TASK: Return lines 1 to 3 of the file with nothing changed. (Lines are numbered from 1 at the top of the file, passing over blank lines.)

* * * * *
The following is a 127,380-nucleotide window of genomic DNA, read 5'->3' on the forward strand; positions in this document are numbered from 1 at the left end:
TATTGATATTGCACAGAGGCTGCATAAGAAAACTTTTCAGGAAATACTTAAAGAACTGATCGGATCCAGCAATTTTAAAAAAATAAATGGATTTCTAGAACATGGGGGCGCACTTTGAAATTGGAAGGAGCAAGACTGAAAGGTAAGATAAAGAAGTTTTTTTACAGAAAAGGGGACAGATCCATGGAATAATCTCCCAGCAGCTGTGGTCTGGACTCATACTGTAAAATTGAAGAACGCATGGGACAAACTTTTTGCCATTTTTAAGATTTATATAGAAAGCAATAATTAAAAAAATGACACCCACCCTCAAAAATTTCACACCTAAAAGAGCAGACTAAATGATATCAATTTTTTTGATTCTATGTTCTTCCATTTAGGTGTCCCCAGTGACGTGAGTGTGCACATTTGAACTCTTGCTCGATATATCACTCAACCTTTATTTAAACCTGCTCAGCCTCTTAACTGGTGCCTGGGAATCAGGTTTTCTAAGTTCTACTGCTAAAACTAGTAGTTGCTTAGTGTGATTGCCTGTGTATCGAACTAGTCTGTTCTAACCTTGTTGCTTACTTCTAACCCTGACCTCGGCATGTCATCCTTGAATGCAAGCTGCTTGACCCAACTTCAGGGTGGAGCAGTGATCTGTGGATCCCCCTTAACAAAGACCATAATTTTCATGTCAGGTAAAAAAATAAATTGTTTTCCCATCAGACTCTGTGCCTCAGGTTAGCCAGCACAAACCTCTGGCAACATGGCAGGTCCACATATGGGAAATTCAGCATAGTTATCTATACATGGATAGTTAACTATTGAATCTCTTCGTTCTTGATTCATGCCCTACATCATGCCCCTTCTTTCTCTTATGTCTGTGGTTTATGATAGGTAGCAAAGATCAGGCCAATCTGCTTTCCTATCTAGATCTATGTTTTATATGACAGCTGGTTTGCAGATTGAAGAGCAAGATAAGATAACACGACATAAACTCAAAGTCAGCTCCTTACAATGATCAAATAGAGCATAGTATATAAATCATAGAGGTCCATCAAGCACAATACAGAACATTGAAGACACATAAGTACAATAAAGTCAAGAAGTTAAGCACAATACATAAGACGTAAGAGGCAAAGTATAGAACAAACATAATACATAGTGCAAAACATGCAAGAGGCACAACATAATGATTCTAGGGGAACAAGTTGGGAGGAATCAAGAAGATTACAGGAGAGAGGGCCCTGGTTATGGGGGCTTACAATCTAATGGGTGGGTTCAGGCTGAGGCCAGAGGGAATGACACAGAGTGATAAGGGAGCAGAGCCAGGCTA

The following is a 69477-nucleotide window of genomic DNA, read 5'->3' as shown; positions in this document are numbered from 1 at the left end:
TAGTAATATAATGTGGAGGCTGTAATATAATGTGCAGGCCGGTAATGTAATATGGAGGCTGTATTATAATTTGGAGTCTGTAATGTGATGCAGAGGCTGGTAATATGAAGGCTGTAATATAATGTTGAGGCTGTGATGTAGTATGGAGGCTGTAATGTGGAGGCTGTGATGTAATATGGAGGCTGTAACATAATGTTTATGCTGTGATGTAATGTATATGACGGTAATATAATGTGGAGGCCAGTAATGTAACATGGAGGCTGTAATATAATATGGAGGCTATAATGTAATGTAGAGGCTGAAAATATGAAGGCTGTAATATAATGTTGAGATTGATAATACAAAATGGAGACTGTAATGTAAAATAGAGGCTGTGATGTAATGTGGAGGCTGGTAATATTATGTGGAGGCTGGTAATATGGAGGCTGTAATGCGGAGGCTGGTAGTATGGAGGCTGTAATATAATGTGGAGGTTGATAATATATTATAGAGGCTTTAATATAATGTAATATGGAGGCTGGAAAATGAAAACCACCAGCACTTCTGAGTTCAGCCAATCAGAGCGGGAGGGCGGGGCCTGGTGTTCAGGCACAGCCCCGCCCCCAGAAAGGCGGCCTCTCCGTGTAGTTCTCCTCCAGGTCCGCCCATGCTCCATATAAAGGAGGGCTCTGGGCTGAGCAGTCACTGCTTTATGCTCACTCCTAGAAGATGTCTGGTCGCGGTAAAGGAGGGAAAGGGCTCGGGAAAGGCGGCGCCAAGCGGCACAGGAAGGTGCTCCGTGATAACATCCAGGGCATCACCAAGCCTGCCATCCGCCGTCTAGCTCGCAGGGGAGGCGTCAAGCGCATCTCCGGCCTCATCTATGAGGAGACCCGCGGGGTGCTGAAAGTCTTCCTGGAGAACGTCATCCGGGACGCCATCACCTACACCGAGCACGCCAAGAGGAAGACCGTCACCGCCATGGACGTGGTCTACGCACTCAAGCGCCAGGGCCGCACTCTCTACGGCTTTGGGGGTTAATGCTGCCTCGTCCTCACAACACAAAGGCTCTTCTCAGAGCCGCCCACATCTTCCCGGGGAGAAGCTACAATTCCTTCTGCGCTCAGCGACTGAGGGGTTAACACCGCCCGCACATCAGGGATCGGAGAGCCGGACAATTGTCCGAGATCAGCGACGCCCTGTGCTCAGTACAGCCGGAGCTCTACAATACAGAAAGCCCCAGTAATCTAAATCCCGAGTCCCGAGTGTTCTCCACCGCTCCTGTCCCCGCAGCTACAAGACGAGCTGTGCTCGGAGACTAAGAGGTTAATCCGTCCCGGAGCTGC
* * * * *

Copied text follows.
The following is a 127,380-nucleotide window of genomic DNA, read 5'->3' on the forward strand; positions in this document are numbered from 1 at the left end:
TATTGATATTGCACAGAGGCTGCATAAGAAAACTTTTCAGGAAATACTTAAAGAACTGATCGGATCCAGCAATTTTAAAAAAATAAATGGATTTCTAGAACATGGGGGCGCACTTTGAAATTGGAAGGAGCAAGACTGAAAGGTAAGATAAAGAAGTTTTTTTACAGAAAAGGGGACAGATCCATGGAATAATCTCCCAGCAGCTGTGGTCTGGACTCATACTGTAAAATTGAAGAACGCATGGGACAAACTTTTTGCCATTTTTAAGATTTATATAGAAAGCAATAATTAAAAAAATGACACCCACCCTCAAAAATTTCACACCTAAAAGAGCAGACTAAATGATATCAATTTTTTTGATTCTATGTTCTTCCATTTAGGTGTCCCCAGTGACGTGAGTGTGCACATTTGAACTCTTGCTCGATATATCACTCAACCTTTATTTAAACCTGCTCAGCCTCTTAACTGGTGCCTGGGAATCAGGTTTTCTAAGTTCTACTGCTAAAACTAGTAGTTGCTTAGTGTGATTGCCTGTGTATCGAACTAGTCTGTTCTAACCTTGTTGCTTACTTCTAACCCTGACCTCGGCATGTCATCCTTGAATGCAAGCTGCTTGACCCAACTTCAGGGTGGAGCAGTGATCTGTGGATCCCCCTTAACAAAGACCATAATTTTCATGTCAGGTAAAAAAATAAATTGTTTTCCCATCAGACTCTGTGCCTCAGGTTAGCCAGCACAAACCTCTGGCAACATGGCAGGTCCACATATGGGAAATTCAGCATAGTTATCTATACATGGATAGTTAACTATTGAATCTCTTCGTTCTTGATTCATGCCCTACATCATGCCCCTTCTTTCTCTTATGTCTGTGGTTTATGATAGGTAGCAAAGATCAGGCCAATCTGCTTTCCTATCTAGATCTATGTTTTATATGACAGCTGGTTTGCAGATTGAAGAGCAAGATAAGATAACACGACATAAACTCAAAGTCAGCTCCTTACAATGATCAAATAGAGCATAGTATATAAATCATAGAGGTCCATCAAGCACAATACAGAACATTGAAGACACATAAGTACAATAAAGTCAAGAAGTTAAGCACAATACATAAGACGTAAGAGGCAAAGTATAGAACAAACATAATACATAGTGCAAAACATGCAAGAGGCACAACATAATGATTCTAGGGGAACAAGTTGGGAGGAATCAAGAAGATTACAGGAGAGAGGGCCCTGGTTATGGGGGCTTACAATCTAATGGGTGGGTTCAGGCTGAGGCCAGAGGGAATGACACAGAGTGATAAGGGAGCAGAGCCAGGCTA

The following is a 69477-nucleotide window of genomic DNA, read 5'->3' as shown; positions in this document are numbered from 1 at the left end: